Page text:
Local markets, Witches Market, Calles Sagarnaga and Linares
Most Western tourists will have little use for items at local markets. But they're good for getting a sense of how Bolivians shop and what seems to be popular: puffy corn resembling Styrofoam, exotic seeds, reams of multi-colored fabric, shoes and underwear, cell phone chips, kitchen accessories, a shoe shine, keys made by hand.
Those who've never seen a dried llama or alpaca fetus would do well to check out Witches Market, which also offers charms and herbs that purport to prolong sexual encounters or attract secret crushes. Vendors down the street on Calle Linares down to Sagarnaga sell the traditional goods that tourists tend to look for in South America -- colorful hats and scarves made of alpaca and llama wool bearing images of alpacas and llamas, colorful rugs and textiles, jewelry with indigenous designs, all cheaper than you'll find similar items in Peru or Chile.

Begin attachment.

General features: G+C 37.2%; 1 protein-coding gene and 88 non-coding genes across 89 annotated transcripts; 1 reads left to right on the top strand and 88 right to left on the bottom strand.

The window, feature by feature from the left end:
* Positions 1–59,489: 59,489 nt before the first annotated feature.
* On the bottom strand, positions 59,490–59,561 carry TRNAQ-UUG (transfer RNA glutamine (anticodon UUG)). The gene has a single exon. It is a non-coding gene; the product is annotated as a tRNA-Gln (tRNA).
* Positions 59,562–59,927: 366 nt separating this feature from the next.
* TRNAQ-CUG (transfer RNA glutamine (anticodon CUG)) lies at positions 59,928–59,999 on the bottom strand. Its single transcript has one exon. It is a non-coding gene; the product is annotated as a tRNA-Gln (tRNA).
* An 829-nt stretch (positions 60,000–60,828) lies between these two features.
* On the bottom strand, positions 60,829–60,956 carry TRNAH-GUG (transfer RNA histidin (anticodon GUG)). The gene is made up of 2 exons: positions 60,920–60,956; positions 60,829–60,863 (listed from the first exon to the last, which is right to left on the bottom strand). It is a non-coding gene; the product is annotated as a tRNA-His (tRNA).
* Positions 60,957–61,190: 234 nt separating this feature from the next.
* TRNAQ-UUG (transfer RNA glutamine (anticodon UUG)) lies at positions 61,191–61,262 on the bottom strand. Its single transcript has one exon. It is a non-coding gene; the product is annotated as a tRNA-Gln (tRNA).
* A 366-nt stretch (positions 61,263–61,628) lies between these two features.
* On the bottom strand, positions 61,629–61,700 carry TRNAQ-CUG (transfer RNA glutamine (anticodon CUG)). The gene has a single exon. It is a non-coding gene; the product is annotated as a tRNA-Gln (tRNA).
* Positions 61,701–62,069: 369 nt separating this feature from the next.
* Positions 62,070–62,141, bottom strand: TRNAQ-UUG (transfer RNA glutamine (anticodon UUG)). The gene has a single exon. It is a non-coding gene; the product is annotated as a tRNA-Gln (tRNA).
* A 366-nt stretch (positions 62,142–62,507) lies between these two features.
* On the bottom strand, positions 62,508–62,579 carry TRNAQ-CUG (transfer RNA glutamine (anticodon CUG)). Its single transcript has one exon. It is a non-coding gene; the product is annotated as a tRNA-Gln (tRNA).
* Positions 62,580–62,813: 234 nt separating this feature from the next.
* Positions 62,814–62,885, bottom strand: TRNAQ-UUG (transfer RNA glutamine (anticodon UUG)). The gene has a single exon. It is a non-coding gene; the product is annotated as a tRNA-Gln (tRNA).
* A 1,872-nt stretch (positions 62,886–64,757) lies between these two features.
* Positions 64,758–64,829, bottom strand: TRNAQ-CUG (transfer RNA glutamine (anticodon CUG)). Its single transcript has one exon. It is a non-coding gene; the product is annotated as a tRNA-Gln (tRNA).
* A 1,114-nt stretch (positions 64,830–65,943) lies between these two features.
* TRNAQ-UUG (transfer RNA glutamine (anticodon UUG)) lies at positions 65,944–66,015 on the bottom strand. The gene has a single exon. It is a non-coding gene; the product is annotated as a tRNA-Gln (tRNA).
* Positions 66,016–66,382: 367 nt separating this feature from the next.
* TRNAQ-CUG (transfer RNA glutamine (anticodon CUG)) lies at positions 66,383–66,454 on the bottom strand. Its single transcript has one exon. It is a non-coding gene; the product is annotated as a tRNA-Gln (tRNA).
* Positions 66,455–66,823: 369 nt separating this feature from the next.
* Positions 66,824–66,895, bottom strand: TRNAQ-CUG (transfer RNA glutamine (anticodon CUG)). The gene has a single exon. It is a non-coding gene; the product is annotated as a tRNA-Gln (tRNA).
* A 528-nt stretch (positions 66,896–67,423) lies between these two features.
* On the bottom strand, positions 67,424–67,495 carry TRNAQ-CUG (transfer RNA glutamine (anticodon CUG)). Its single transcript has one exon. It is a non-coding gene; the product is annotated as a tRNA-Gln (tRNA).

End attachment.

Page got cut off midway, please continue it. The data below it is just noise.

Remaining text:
At the local markets, tucked among the stalls of clothes and housekeeping products, foreigners can eat like a local at the same prices as a local, $1 to $2 on average. Eating in the street is not for everyone, especially those with sensitive stomachs, but it's worth for the risk for those willing to try. Bolivia is a meat and potatoes kind of country, with a knack for throwing fried eggs on the side and a few pieces of yucca if you're lucky. Women push around carts that double as kitchen counters from which they prepare full course meals, from lechon to empanadas to roasted pork sandwiches. At night, more roving carts appear, offering tripe or hamburgers and hot dogs and salchipapas (sausages and french fries). Fresh fruit juice stands are abundant, but should also be approached with caution. Cups of pear juice with a fuzzy pit resting at the bottom may remind you of the llama fetus at Witches Market, but drink it and you'll be treated to one of the sweetest drinks without artificial sweetener you'll ever try. Don't forget to suck on the pit when you're done!